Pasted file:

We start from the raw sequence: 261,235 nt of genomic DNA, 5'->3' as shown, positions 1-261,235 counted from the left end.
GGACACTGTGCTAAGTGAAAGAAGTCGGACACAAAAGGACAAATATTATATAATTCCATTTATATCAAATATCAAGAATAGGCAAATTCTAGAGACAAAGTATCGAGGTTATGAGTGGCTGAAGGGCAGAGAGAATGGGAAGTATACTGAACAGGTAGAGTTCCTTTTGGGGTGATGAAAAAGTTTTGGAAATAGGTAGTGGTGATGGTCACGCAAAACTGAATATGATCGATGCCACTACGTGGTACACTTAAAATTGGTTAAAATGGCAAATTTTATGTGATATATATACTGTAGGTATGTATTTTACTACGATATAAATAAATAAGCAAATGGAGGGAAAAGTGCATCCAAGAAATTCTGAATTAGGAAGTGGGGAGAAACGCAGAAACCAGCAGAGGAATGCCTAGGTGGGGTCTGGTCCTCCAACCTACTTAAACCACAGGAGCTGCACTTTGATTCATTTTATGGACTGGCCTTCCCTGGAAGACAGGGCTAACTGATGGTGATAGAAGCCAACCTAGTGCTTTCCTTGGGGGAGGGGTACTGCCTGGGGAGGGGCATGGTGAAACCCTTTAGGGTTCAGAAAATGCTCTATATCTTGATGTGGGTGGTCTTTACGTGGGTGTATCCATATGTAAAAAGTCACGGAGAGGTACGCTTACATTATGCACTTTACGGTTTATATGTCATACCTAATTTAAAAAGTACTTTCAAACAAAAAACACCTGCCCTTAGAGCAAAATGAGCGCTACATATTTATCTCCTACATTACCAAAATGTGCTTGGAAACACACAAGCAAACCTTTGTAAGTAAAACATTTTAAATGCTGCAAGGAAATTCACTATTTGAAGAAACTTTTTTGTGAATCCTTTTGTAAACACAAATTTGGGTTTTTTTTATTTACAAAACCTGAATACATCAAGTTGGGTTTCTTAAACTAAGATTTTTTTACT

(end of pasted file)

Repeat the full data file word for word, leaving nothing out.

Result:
We start from the raw sequence: 261,235 nt of genomic DNA, 5'->3' as shown, positions 1-261,235 counted from the left end.
GGACACTGTGCTAAGTGAAAGAAGTCGGACACAAAAGGACAAATATTATATAATTCCATTTATATCAAATATCAAGAATAGGCAAATTCTAGAGACAAAGTATCGAGGTTATGAGTGGCTGAAGGGCAGAGAGAATGGGAAGTATACTGAACAGGTAGAGTTCCTTTTGGGGTGATGAAAAAGTTTTGGAAATAGGTAGTGGTGATGGTCACGCAAAACTGAATATGATCGATGCCACTACGTGGTACACTTAAAATTGGTTAAAATGGCAAATTTTATGTGATATATATACTGTAGGTATGTATTTTACTACGATATAAATAAATAAGCAAATGGAGGGAAAAGTGCATCCAAGAAATTCTGAATTAGGAAGTGGGGAGAAACGCAGAAACCAGCAGAGGAATGCCTAGGTGGGGTCTGGTCCTCCAACCTACTTAAACCACAGGAGCTGCACTTTGATTCATTTTATGGACTGGCCTTCCCTGGAAGACAGGGCTAACTGATGGTGATAGAAGCCAACCTAGTGCTTTCCTTGGGGGAGGGGTACTGCCTGGGGAGGGGCATGGTGAAACCCTTTAGGGTTCAGAAAATGCTCTATATCTTGATGTGGGTGGTCTTTACGTGGGTGTATCCATATGTAAAAAGTCACGGAGAGGTACGCTTACATTATGCACTTTACGGTTTATATGTCATACCTAATTTAAAAAGTACTTTCAAACAAAAAACACCTGCCCTTAGAGCAAAATGAGCGCTACATATTTATCTCCTACATTACCAAAATGTGCTTGGAAACACACAAGCAAACCTTTGTAAGTAAAACATTTTAAATGCTGCAAGGAAATTCACTATTTGAAGAAACTTTTTTGTGAATCCTTTTGTAAACACAAATTTGGGTTTTTTTTATTTACAAAACCTGAATACATCAAGTTGGGTTTCTTAAACTAAGATTTTTTTACT